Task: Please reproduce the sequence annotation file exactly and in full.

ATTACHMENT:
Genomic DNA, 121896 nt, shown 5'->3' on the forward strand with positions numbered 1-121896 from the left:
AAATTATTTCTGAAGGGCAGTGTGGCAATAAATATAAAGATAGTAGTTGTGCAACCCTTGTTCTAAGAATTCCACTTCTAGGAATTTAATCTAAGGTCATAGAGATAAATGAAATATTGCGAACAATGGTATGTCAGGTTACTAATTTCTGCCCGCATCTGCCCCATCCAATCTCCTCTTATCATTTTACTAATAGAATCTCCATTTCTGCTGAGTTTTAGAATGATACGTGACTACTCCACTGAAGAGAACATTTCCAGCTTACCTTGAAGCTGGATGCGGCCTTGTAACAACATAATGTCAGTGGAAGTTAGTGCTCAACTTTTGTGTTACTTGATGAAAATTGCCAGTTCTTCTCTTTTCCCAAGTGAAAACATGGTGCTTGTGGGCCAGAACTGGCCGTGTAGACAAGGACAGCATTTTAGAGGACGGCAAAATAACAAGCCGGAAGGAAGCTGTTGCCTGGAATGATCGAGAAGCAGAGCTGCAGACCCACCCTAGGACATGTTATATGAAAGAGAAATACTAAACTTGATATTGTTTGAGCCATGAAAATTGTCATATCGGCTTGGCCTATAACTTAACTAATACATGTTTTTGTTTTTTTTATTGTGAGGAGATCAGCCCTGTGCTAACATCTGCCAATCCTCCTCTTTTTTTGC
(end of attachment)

Genomic DNA, 121896 nt, shown 5'->3' on the forward strand with positions numbered 1-121896 from the left:
AAATTATTTCTGAAGGGCAGTGTGGCAATAAATATAAAGATAGTAGTTGTGCAACCCTTGTTCTAAGAATTCCACTTCTAGGAATTTAATCTAAGGTCATAGAGATAAATGAAATATTGCGAACAATGGTATGTCAGGTTACTAATTTCTGCCCGCATCTGCCCCATCCAATCTCCTCTTATCATTTTACTAATAGAATCTCCATTTCTGCTGAGTTTTAGAATGATACGTGACTACTCCACTGAAGAGAACATTTCCAGCTTACCTTGAAGCTGGATGCGGCCTTGTAACAACATAATGTCAGTGGAAGTTAGTGCTCAACTTTTGTGTTACTTGATGAAAATTGCCAGTTCTTCTCTTTTCCCAAGTGAAAACATGGTGCTTGTGGGCCAGAACTGGCCGTGTAGACAAGGACAGCATTTTAGAGGACGGCAAAATAACAAGCCGGAAGGAAGCTGTTGCCTGGAATGATCGAGAAGCAGAGCTGCAGACCCACCCTAGGACATGTTATATGAAAGAGAAATACTAAACTTGATATTGTTTGAGCCATGAAAATTGTCATATCGGCTTGGCCTATAACTTAACTAATACATGTTTTTGTTTTTTTTATTGTGAGGAGATCAGCCCTGTGCTAACATCTGCCAATCCTCCTCTTTTTTTGC